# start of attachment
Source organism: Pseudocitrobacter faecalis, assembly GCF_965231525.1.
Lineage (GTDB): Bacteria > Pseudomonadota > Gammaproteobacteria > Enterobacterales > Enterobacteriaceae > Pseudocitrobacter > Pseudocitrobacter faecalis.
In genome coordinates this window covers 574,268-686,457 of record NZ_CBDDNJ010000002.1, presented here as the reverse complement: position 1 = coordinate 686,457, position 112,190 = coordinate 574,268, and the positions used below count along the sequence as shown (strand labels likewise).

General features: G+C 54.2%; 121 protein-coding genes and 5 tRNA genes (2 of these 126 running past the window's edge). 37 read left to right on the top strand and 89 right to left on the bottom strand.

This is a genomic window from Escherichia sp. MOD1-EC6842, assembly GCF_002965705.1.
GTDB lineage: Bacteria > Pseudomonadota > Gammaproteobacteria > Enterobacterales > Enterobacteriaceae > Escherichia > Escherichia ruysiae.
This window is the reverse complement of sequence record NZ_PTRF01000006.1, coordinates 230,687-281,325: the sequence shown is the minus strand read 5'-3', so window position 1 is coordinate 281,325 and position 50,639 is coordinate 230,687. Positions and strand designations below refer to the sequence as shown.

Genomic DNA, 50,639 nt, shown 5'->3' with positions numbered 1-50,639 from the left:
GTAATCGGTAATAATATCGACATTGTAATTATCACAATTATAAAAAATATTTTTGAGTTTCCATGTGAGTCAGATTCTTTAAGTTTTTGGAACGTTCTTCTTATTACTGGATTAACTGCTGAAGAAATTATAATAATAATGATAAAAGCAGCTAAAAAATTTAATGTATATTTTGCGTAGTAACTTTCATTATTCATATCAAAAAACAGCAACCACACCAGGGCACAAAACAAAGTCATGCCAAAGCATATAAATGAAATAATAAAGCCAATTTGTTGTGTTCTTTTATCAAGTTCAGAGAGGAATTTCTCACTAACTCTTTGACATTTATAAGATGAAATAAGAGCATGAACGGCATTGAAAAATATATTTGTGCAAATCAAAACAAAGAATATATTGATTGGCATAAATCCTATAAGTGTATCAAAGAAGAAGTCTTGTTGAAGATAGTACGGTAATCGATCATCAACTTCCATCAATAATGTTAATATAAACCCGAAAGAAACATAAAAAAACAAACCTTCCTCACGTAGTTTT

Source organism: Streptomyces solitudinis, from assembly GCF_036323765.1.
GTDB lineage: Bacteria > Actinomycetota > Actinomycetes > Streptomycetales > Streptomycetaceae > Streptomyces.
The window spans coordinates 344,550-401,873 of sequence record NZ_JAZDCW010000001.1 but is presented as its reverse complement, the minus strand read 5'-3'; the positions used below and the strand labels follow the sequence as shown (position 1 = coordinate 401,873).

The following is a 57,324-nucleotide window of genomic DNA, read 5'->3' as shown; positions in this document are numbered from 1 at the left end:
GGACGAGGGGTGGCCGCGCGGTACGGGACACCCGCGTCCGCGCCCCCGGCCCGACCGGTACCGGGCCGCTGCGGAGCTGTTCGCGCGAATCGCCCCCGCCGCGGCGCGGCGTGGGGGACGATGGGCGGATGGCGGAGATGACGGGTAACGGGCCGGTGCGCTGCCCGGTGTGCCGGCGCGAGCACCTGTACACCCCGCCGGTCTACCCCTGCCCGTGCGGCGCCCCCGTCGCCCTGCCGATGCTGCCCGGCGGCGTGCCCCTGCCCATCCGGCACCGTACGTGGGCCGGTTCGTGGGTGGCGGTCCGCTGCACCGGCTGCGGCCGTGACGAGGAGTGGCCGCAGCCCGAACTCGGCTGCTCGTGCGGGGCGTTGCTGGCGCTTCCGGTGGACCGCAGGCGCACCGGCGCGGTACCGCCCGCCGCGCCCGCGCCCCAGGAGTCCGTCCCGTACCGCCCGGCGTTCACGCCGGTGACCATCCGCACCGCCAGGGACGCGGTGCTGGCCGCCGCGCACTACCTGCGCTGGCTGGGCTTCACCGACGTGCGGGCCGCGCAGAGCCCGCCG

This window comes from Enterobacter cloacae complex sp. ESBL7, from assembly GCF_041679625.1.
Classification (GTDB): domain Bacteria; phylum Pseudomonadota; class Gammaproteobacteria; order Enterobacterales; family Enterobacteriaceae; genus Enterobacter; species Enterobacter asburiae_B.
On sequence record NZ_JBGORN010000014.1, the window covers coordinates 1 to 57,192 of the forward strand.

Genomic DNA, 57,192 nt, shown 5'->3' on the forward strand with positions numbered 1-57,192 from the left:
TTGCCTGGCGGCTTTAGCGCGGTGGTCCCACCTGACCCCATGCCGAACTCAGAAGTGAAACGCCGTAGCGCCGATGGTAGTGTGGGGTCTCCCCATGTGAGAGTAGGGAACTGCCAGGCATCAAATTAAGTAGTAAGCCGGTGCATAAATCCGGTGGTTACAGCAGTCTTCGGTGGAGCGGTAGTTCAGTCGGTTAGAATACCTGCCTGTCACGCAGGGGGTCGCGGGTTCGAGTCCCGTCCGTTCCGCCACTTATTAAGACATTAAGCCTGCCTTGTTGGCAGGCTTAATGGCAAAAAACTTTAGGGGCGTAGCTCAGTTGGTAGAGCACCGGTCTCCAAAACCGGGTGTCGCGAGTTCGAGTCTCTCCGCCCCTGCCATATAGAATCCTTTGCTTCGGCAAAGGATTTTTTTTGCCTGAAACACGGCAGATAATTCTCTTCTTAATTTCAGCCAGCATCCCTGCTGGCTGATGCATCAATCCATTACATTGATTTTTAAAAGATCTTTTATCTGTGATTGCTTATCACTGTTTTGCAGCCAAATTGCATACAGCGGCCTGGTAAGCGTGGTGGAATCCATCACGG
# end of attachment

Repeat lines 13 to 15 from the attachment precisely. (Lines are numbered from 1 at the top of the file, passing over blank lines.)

The following is a 57,324-nucleotide window of genomic DNA, read 5'->3' as shown; positions in this document are numbered from 1 at the left end:
GGACGAGGGGTGGCCGCGCGGTACGGGACACCCGCGTCCGCGCCCCCGGCCCGACCGGTACCGGGCCGCTGCGGAGCTGTTCGCGCGAATCGCCCCCGCCGCGGCGCGGCGTGGGGGACGATGGGCGGATGGCGGAGATGACGGGTAACGGGCCGGTGCGCTGCCCGGTGTGCCGGCGCGAGCACCTGTACACCCCGCCGGTCTACCCCTGCCCGTGCGGCGCCCCCGTCGCCCTGCCGATGCTGCCCGGCGGCGTGCCCCTGCCCATCCGGCACCGTACGTGGGCCGGTTCGTGGGTGGCGGTCCGCTGCACCGGCTGCGGCCGTGACGAGGAGTGGCCGCAGCCCGAACTCGGCTGCTCGTGCGGGGCGTTGCTGGCGCTTCCGGTGGACCGCAGGCGCACCGGCGCGGTACCGCCCGCCGCGCCCGCGCCCCAGGAGTCCGTCCCGTACCGCCCGGCGTTCACGCCGGTGACCATCCGCACCGCCAGGGACGCGGTGCTGGCCGCCGCGCACTACCTGCGCTGGCTGGGCTTCACCGACGTGCGGGCCGCGCAGAGCCCGCCG

This window comes from Enterobacter cloacae complex sp. ESBL7, from assembly GCF_041679625.1.